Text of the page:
An Oxford man pardoned by Gov. Haley Barbour in 2012 has been sentenced to serve eight years in prison for causing the death of an 18-year-old woman.
The Northeast Mississippi Daily Journal reports that 57-year-old Harry Russ Bostick pleaded guilty Friday in circuit court in Pontotoc County that he was under the influence of alcohol when his Ford truck struck the car of Charity Smith and killed her on Oct. 7, 2011, on U.S. Highway 278. Smith’s sister was injured.
Bostick had been indicted on three counts.
Judge James L. Roberts Jr. sentenced him to 15 years with seven suspended, five years’ post-release supervision and ordered him to pay Smith’s funeral costs.
Last January, just before Barbour went out of office, he issued pardons, clemencies and other leniency for more than 200 people. Among them was Bostick.
BY: B. Keith Plunkett @Keithplunkett
The Mississippi Board of Pharmacy is a state regulatory body established in 1920 by the Mississippi Legislature given the job of regulating and licensing pharmacists across the state.
Few people would say there exists an industry more ripe for potential abuses and in need of a watchful eye than that of the pharmaceutical industry. However, as is many times the case with regulatory bodies, the coziness of it’s board and staff with the industry they are meant to regulate can often also be the subject of abuse. In fact, a close look at a regulatory change made with the Board of Pharmacy in 2011, shows that the board members are in some cases directly competing with the industry they regulate.
In 2011, SB 2445 reauthorized the Board of Pharmacy as the regulatory authority for pharmacists. But, the bill went a step further. It also gave the board a new regulatory responsibility, one that most health insurance experts agree will eventually cost Mississippi seniors and employers who provide drug benefits to employees.
SB 2445 took regulatory authority of Pharmacy Benefit Managers, or PBM’s, away from the Mississippi Insurance Department and handed that authority over to the Board of Pharmacy. This was a first in the nation, and to date no other state has made such a move.
What are PBM’s?
PBM’s are one way that Mississippi employers have helped lower the cost of prescription drugs for employees. PBM’s give employers and health insurance plans the ability to offer high-quality, cost effective prescription drug benefits to enrollees, while improving the safety and quality of the pharmacy benefit for workers by negotiating for lower prices.
It would be easy to assume that the Board of Pharmacy as a handling authority of PBM’s is logical, if not necessary. But a closer look shows that the Mississippi Board of Pharmacy regulation of PBM’s presents a major conflict of interest that leaves Mississippi workers and Medicare seniors footing a much larger drug bill. In essence, the change in authority gave drugstore owners the ability to regulate PBM’s that negotiate drugstore payments, and the result is increased health care costs to Mississippians.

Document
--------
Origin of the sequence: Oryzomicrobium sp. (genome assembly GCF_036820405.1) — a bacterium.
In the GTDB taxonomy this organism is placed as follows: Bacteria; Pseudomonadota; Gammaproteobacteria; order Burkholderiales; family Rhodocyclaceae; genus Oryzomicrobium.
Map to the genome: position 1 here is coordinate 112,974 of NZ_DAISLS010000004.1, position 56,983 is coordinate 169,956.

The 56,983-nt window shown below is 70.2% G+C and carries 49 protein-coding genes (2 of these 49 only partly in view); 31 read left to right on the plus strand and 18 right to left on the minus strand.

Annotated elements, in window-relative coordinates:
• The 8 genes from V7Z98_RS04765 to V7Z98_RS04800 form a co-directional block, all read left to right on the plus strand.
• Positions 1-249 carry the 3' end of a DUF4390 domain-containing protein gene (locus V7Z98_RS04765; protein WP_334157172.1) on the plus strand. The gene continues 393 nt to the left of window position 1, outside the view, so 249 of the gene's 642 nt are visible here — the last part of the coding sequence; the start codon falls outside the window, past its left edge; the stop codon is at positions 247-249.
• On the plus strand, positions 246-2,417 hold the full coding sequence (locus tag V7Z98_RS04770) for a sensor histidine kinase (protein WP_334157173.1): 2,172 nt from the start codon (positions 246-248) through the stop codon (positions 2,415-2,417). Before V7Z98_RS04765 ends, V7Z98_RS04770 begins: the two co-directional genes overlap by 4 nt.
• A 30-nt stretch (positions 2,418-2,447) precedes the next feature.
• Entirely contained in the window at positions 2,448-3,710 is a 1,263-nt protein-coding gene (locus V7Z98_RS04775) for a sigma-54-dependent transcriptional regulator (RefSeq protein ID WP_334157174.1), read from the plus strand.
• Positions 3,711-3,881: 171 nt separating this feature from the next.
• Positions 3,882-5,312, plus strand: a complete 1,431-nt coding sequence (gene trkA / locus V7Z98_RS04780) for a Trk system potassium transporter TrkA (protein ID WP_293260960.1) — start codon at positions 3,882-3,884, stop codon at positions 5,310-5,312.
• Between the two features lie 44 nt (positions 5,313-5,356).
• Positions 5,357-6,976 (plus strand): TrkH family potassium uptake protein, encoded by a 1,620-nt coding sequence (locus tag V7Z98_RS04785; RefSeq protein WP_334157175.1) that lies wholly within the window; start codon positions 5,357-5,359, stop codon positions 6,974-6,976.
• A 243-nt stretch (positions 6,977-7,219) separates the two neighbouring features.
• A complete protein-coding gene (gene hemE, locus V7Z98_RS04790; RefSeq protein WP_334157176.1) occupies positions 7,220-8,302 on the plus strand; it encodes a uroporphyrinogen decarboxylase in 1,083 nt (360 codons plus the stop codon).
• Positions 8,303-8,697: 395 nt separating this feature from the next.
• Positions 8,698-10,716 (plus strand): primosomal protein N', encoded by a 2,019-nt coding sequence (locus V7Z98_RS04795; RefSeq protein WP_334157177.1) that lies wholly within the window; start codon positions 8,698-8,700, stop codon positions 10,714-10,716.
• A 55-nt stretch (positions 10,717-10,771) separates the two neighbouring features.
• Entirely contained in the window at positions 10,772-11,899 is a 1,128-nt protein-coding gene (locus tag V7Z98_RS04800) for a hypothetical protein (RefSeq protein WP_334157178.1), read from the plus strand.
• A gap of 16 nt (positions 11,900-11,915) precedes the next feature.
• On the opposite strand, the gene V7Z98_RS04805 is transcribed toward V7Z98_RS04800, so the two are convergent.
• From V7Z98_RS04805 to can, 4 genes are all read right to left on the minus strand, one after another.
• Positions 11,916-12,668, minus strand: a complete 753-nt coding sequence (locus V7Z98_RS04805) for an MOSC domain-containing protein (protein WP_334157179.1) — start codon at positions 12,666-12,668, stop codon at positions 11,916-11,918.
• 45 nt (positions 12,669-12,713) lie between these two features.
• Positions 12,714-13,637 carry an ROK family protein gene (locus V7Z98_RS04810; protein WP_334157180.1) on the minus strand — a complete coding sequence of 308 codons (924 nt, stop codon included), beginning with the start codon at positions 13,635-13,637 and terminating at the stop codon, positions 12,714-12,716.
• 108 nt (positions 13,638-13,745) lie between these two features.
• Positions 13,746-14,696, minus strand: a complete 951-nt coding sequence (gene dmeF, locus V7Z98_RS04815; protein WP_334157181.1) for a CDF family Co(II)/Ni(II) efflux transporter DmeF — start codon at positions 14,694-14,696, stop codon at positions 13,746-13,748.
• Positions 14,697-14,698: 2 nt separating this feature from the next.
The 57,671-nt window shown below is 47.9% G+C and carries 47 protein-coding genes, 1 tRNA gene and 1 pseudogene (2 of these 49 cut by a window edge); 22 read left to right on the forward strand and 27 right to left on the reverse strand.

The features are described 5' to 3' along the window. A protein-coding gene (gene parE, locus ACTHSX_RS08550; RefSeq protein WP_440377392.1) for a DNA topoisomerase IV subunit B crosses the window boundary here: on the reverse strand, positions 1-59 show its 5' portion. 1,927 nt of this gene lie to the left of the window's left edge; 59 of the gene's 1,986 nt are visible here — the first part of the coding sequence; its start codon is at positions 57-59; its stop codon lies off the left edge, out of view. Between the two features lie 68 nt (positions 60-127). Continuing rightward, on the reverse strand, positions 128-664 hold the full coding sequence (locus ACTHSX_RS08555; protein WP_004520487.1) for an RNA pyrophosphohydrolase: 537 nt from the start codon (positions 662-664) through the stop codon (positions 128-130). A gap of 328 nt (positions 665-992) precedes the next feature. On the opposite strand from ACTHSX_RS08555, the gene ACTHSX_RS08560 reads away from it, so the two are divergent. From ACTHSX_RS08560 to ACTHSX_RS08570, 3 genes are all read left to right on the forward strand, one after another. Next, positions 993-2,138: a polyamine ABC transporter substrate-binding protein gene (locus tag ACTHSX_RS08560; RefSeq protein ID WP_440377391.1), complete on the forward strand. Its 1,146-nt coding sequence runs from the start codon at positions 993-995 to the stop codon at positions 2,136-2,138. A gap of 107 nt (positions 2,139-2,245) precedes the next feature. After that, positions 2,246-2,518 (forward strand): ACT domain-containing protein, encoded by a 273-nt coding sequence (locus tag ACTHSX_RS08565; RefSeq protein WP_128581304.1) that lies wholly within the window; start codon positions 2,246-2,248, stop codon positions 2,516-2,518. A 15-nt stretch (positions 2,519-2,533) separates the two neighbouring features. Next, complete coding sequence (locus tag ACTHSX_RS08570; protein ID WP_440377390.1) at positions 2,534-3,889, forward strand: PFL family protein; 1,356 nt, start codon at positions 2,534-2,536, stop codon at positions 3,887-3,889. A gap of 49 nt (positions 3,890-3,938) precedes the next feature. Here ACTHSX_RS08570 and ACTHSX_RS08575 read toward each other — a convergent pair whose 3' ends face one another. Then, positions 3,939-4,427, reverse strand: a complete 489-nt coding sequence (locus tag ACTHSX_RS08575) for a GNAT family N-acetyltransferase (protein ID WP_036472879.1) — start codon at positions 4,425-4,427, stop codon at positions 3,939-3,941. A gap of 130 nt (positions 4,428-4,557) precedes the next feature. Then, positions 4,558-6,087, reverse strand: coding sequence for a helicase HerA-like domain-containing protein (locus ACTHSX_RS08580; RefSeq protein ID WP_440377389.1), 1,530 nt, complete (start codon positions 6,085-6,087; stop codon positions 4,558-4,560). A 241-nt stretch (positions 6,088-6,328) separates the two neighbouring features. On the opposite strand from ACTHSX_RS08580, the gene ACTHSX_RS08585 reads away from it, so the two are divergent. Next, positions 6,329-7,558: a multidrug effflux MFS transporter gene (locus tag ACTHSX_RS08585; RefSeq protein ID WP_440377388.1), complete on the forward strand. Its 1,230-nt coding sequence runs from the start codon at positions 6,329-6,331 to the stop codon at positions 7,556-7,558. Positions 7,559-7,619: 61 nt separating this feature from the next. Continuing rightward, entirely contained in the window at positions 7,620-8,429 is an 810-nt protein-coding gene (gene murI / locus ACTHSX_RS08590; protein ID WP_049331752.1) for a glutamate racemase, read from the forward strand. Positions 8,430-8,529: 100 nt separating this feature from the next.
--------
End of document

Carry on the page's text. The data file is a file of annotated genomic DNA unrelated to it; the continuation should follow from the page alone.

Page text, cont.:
In simple terms, the fox is guarding the henhouse and making out like a bandit.
What this means is that the Mississippi Board of Pharmacy will financially benefit from the policies they set. The board members, as pharmacists in the industry themselves, have contractual relationships with PBM’s to provide services in pharmacy networks, and many times are also competitors of the PBM’s that they regulate. The current system allows the board to manipulate the health care system to increase pharmacy profits at the expense of consumers of these plans. Nothing could be a worse idea for health care consumers in our state.
PBM’s already face multiple compliance and licensure requirements to protect consumers. Reducing this restrictive regulation allows for a common sense approach and keeps members of the Board of Pharmacy honest.
Regulatory changes like these are often the result of unintended consequences. But, legislators had fair warning from the Federal Trade Commission (FTC), and decided to side with drugstore owners instead.
In a letter to Mississippi State Representative Mark Formby in 2011, the FTC warned that a bill shifting regulatory authority of PBMs from the Mississippi Insurance Commissioner to the Board of Pharmacy “may increase pharmaceutical prices and reduce competition.” The FTC also stated that the Mississippi legislature should “seriously consider whether there are benefits to consumers from the additional, more restrictive regulations in the bill that would outweigh the competitive harm and consumer costs.”
But, legislators moved ahead anyway and Governor Barbour signed the bill, setting up Mississippi’s already cash-strapped seniors and workers for the fall.